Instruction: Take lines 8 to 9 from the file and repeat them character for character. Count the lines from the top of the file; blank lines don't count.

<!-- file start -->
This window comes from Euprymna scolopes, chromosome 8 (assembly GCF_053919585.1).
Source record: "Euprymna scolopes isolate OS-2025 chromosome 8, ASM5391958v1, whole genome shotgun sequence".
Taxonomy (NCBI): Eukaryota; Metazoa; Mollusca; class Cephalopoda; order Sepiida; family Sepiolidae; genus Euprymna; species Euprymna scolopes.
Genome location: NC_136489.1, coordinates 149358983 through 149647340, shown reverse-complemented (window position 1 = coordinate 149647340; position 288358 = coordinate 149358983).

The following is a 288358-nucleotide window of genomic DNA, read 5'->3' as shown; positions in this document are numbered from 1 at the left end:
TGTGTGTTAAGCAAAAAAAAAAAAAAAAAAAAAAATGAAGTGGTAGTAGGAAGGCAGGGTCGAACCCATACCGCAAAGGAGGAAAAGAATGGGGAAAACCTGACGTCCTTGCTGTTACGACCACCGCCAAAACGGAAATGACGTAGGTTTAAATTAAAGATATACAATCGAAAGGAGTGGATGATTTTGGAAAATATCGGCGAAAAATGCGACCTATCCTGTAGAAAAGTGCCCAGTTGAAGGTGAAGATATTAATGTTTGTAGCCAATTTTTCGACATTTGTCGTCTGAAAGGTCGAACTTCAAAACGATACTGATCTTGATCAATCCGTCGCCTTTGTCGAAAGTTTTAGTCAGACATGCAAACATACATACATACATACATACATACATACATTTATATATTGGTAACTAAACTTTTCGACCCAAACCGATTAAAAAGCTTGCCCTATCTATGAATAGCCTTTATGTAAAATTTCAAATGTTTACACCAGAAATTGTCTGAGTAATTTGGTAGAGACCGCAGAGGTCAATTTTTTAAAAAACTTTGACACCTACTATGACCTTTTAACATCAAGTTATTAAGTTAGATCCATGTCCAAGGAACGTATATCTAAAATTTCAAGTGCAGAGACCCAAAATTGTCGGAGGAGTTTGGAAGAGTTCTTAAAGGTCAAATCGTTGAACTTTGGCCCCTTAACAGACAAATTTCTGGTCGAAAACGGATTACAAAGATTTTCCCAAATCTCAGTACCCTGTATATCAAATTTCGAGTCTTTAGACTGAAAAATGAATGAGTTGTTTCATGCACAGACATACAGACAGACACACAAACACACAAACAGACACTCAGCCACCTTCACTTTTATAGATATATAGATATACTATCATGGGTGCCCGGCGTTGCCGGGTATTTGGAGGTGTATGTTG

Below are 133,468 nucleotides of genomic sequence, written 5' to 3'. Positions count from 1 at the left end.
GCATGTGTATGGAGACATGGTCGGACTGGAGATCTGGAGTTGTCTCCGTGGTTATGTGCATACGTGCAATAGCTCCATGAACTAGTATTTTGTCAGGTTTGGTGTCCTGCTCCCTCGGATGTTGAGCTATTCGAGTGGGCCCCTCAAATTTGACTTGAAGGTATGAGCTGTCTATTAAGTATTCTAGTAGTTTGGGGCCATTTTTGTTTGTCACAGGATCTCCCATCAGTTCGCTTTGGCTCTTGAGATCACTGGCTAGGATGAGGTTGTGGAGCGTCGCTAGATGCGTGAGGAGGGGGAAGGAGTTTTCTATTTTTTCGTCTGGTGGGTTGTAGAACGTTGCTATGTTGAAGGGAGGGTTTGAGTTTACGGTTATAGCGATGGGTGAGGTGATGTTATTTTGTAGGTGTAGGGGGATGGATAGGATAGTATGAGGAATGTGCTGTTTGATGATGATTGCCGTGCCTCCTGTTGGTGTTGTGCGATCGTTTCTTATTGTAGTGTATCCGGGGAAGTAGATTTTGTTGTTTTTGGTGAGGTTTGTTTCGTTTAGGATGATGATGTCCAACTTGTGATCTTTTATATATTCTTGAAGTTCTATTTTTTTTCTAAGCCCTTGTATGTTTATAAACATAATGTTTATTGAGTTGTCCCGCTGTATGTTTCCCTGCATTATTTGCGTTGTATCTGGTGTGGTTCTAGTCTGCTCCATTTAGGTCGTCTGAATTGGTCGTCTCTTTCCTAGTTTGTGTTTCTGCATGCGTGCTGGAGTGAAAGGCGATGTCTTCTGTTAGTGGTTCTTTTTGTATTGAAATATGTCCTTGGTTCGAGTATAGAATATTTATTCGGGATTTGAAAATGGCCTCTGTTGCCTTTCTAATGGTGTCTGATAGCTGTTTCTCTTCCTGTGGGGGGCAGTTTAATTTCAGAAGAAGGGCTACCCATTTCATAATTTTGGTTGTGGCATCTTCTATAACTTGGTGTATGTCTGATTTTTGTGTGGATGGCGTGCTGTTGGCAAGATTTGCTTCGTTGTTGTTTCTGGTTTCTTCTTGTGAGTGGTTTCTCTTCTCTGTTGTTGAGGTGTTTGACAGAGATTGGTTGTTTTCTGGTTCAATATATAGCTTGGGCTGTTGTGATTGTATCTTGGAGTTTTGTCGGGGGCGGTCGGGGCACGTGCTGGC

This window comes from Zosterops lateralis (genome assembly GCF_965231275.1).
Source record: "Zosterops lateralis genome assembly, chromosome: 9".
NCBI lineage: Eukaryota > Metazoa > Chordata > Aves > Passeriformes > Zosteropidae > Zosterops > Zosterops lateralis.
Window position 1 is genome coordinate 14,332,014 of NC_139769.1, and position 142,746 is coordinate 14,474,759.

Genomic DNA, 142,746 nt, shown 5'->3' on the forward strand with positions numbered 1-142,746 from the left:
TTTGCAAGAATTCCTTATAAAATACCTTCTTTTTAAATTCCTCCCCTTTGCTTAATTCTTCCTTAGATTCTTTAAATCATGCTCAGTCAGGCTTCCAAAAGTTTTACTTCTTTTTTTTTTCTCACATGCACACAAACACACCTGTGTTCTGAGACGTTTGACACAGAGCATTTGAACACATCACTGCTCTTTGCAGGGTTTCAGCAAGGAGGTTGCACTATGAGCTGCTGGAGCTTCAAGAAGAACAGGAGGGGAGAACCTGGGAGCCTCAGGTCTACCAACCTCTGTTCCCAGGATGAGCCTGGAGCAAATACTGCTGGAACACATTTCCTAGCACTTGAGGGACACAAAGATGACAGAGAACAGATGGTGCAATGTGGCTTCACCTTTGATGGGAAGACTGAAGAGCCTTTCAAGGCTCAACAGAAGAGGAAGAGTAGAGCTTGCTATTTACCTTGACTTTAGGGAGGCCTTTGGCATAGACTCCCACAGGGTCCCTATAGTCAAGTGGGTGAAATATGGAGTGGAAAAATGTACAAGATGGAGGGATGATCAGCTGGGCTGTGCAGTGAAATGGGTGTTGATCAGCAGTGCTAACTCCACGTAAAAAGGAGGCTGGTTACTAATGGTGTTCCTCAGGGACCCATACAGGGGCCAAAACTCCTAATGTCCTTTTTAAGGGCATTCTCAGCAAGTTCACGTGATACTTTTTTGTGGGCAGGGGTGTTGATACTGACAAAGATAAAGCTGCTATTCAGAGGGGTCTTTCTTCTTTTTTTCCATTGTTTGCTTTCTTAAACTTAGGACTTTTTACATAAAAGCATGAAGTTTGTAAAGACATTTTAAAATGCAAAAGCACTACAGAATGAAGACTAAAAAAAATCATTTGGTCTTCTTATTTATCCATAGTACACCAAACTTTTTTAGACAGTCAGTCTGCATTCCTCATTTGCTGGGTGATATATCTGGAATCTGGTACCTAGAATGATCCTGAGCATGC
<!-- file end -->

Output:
GCATGTGTATGGAGACATGGTCGGACTGGAGATCTGGAGTTGTCTCCGTGGTTATGTGCATACGTGCAATAGCTCCATGAACTAGTATTTTGTCAGGTTTGGTGTCCTGCTCCCTCGGATGTTGAGCTATTCGAGTGGGCCCCTCAAATTTGACTTGAAGGTATGAGCTGTCTATTAAGTATTCTAGTAGTTTGGGGCCATTTTTGTTTGTCACAGGATCTCCCATCAGTTCGCTTTGGCTCTTGAGATCACTGGCTAGGATGAGGTTGTGGAGCGTCGCTAGATGCGTGAGGAGGGGGAAGGAGTTTTCTATTTTTTCGTCTGGTGGGTTGTAGAACGTTGCTATGTTGAAGGGAGGGTTTGAGTTTACGGTTATAGCGATGGGTGAGGTGATGTTATTTTGTAGGTGTAGGGGGATGGATAGGATAGTATGAGGAATGTGCTGTTTGATGATGATTGCCGTGCCTCCTGTTGGTGTTGTGCGATCGTTTCTTATTGTAGTGTATCCGGGGAAGTAGATTTTGTTGTTTTTGGTGAGGTTTGTTTCGTTTAGGATGATGATGTCCAACTTGTGATCTTTTATATATTCTTGAAGTTCTATTTTTTTTCTAAGCCCTTGTATGTTTATAAACATAATGTTTATTGAGTTGTCCCGCTGTATGTTTCCCTGCATTATTTGCGTTGTATCTGGTGTGGTTCTAGTCTGCTCCATTTAGGTCGTCTGAATTGGTCGTCTCTTTCCTAGTTTGTGTTTCTGCATGCGTGCTGGAGTGAAAGGCGATGTCTTCTGTTAGTGGTTCTTTTTGTATTGAAATATGTCCTTGGTTCGAGTATAGAATATTTATTCGGGATTTGAAAATGGCCTCTGTTGCCTTTCTAATGGTGTCTGATAGCTGTTTCTCTTCCTGTGGGGGGCAGTTTAATTTCAGAAGAAGGGCTACCCATTTCATAATTTTGGTTGTGGCATCTTCTATAACTTGGTGTATGTCTGATTTTTGTGTGGATGGCGTGCTGTTGGCAAGATTTGCTTCGTTGTTGTTTCTGGTTTCTTCTTGTGAGTGGTTTCTCTTCTCTGTTGTTGAGGTGTTTGACAGAGATTGGTTGTTTTCTGGTTCAATATATAGCTTGGGCTGTTGTGATTGTATCTTGGAGTTTTGTCGGGGGCGGTCGGGGCACGTGCTGGC

This window comes from Zosterops lateralis (genome assembly GCF_965231275.1).